IoT botnets have been known for quite a while, but they gained household infamy after Mirai grabbed the headlines back in 2016.
Lucky's Puzzle Carnival
Lucky's Puzzle Carnival is a game which desperately wants to be liked, and I wanted to like it... but with casual games getting better all the time, Lucky's is average at best
- Games are fun enough
- Slightly sluggish interface
A decent casual game, other similar games offer more than Lucky's Puzzle Carnival.
Price$ 13.00 (AUD)
The Puzzle Carnival features three puzzles: the classic memory match game, a game in which you add colours to balls to form rows which then pop, and a game in which you juggle rows and columns of symbols to restore order.
The games are fun enough, but they are fairly straightforward, without the usual modern contrivances of power-ups, unlocked animations, or a storyline linking them together. As you complete games in a series, you slowly reveal a circus poster as a reward. The "world tour" consists of posters of various cities.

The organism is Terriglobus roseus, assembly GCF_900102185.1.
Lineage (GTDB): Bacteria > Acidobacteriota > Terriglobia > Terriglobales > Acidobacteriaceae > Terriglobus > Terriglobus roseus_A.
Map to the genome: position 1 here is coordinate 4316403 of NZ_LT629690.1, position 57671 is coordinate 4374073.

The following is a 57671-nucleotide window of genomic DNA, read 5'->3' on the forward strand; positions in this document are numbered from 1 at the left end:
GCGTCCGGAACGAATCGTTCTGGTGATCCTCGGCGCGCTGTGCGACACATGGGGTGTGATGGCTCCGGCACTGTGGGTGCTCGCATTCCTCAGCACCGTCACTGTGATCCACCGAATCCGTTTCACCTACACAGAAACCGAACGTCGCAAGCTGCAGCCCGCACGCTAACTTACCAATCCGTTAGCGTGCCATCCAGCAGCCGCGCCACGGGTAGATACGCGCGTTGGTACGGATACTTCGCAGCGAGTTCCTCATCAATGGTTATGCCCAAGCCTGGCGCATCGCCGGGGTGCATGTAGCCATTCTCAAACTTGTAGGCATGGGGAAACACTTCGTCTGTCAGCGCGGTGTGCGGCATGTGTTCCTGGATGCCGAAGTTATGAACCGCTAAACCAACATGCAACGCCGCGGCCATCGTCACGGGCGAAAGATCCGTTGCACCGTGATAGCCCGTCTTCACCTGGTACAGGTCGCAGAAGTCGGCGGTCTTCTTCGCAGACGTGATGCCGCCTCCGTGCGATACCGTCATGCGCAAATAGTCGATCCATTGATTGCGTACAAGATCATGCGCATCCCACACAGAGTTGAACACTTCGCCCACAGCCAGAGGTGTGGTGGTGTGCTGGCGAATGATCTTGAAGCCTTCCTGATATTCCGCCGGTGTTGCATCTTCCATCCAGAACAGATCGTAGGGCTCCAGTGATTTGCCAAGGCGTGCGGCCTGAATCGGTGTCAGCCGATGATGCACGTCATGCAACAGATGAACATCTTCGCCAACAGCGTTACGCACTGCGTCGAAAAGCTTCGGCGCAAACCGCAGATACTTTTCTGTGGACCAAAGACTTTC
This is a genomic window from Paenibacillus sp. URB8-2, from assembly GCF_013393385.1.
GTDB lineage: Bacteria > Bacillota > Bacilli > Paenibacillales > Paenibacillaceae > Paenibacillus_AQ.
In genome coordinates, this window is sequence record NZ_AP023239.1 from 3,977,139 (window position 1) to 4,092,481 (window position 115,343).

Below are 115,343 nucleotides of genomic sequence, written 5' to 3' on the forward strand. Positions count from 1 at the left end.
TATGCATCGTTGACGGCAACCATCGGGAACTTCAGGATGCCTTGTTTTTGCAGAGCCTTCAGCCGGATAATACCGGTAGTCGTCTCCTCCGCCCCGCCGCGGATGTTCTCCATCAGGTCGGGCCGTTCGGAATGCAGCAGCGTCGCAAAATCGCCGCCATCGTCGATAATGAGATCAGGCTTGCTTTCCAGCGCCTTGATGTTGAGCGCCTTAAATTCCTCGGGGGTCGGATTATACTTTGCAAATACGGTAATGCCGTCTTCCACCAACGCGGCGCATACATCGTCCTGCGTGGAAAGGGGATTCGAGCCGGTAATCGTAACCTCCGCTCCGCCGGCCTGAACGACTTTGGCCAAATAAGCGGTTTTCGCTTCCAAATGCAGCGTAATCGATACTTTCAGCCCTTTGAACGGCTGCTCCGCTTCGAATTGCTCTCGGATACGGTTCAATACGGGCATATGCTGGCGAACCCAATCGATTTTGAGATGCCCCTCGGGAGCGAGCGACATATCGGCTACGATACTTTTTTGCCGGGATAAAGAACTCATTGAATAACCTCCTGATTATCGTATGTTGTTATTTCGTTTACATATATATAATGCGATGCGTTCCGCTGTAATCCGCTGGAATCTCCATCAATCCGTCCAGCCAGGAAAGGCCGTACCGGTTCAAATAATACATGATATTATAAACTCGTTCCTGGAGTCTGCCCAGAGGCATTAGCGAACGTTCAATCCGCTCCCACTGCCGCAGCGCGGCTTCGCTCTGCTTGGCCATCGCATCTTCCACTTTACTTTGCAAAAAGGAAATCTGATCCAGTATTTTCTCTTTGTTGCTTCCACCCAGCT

You also struggle to beat your best time, and the "par" for each puzzle, which may be based on time or the number of moves you need to make to solve it.
Lucky's Puzzle Carnival is minimalistic in terms of sound and animation. There's a spirited background melody, and the occasional "Good job" speech, and that's about it. Animation is very limited. The interface, while clear, has just a hint of sluggishness to it, that small delay in responsiveness which is just enough to be noticed. (Lucky's seems to be written in Java, which explains this.)
The trial version has a limited number of levels; the full version unlocks them all. Lucky's Puzzle Carnival is a good game for younger children who may be confused and overwhelmed by the plethora of sights and sounds of other puzzle games; it might also be good for those who just want to solve puzzles and not bother with clingy unicorns.
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